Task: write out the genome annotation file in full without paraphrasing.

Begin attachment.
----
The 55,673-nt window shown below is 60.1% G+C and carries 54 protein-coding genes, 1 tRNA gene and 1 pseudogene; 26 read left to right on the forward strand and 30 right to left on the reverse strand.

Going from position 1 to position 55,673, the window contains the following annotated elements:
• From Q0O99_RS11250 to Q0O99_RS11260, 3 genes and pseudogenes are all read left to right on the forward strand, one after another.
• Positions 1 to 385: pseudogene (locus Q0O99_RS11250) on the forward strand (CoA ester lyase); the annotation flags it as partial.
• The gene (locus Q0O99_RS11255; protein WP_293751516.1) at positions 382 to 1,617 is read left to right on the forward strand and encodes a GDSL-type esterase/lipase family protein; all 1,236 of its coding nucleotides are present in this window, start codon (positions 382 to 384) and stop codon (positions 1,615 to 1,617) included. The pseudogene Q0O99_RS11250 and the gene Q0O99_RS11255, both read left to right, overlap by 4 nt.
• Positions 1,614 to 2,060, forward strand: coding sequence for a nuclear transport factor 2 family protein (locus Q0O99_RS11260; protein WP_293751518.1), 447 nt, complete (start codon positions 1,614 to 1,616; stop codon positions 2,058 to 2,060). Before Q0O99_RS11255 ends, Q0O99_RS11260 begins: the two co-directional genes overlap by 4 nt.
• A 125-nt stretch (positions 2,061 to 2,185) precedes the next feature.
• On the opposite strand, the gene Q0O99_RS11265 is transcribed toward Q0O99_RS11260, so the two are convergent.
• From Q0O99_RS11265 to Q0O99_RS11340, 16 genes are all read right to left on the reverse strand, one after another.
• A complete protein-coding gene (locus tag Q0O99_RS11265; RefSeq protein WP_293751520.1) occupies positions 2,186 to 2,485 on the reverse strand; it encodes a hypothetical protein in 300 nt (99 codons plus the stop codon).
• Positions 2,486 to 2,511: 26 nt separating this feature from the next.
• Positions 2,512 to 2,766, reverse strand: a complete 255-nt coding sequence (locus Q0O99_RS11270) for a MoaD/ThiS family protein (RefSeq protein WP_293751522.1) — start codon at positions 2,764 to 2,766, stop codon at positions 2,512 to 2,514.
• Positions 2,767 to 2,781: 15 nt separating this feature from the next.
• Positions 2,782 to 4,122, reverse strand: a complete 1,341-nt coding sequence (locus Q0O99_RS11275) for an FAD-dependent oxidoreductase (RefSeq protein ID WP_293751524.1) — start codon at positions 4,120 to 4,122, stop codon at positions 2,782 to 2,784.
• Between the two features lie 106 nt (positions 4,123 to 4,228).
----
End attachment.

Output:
The 55,673-nt window shown below is 60.1% G+C and carries 54 protein-coding genes, 1 tRNA gene and 1 pseudogene; 26 read left to right on the forward strand and 30 right to left on the reverse strand.

Going from position 1 to position 55,673, the window contains the following annotated elements:
• From Q0O99_RS11250 to Q0O99_RS11260, 3 genes and pseudogenes are all read left to right on the forward strand, one after another.
• Positions 1 to 385: pseudogene (locus Q0O99_RS11250) on the forward strand (CoA ester lyase); the annotation flags it as partial.
• The gene (locus Q0O99_RS11255; protein WP_293751516.1) at positions 382 to 1,617 is read left to right on the forward strand and encodes a GDSL-type esterase/lipase family protein; all 1,236 of its coding nucleotides are present in this window, start codon (positions 382 to 384) and stop codon (positions 1,615 to 1,617) included. The pseudogene Q0O99_RS11250 and the gene Q0O99_RS11255, both read left to right, overlap by 4 nt.
• Positions 1,614 to 2,060, forward strand: coding sequence for a nuclear transport factor 2 family protein (locus Q0O99_RS11260; protein WP_293751518.1), 447 nt, complete (start codon positions 1,614 to 1,616; stop codon positions 2,058 to 2,060). Before Q0O99_RS11255 ends, Q0O99_RS11260 begins: the two co-directional genes overlap by 4 nt.
• A 125-nt stretch (positions 2,061 to 2,185) precedes the next feature.
• On the opposite strand, the gene Q0O99_RS11265 is transcribed toward Q0O99_RS11260, so the two are convergent.
• From Q0O99_RS11265 to Q0O99_RS11340, 16 genes are all read right to left on the reverse strand, one after another.
• A complete protein-coding gene (locus tag Q0O99_RS11265; RefSeq protein WP_293751520.1) occupies positions 2,186 to 2,485 on the reverse strand; it encodes a hypothetical protein in 300 nt (99 codons plus the stop codon).
• Positions 2,486 to 2,511: 26 nt separating this feature from the next.
• Positions 2,512 to 2,766, reverse strand: a complete 255-nt coding sequence (locus Q0O99_RS11270) for a MoaD/ThiS family protein (RefSeq protein WP_293751522.1) — start codon at positions 2,764 to 2,766, stop codon at positions 2,512 to 2,514.
• Positions 2,767 to 2,781: 15 nt separating this feature from the next.
• Positions 2,782 to 4,122, reverse strand: a complete 1,341-nt coding sequence (locus Q0O99_RS11275) for an FAD-dependent oxidoreductase (RefSeq protein ID WP_293751524.1) — start codon at positions 4,120 to 4,122, stop codon at positions 2,782 to 2,784.
• Between the two features lie 106 nt (positions 4,123 to 4,228).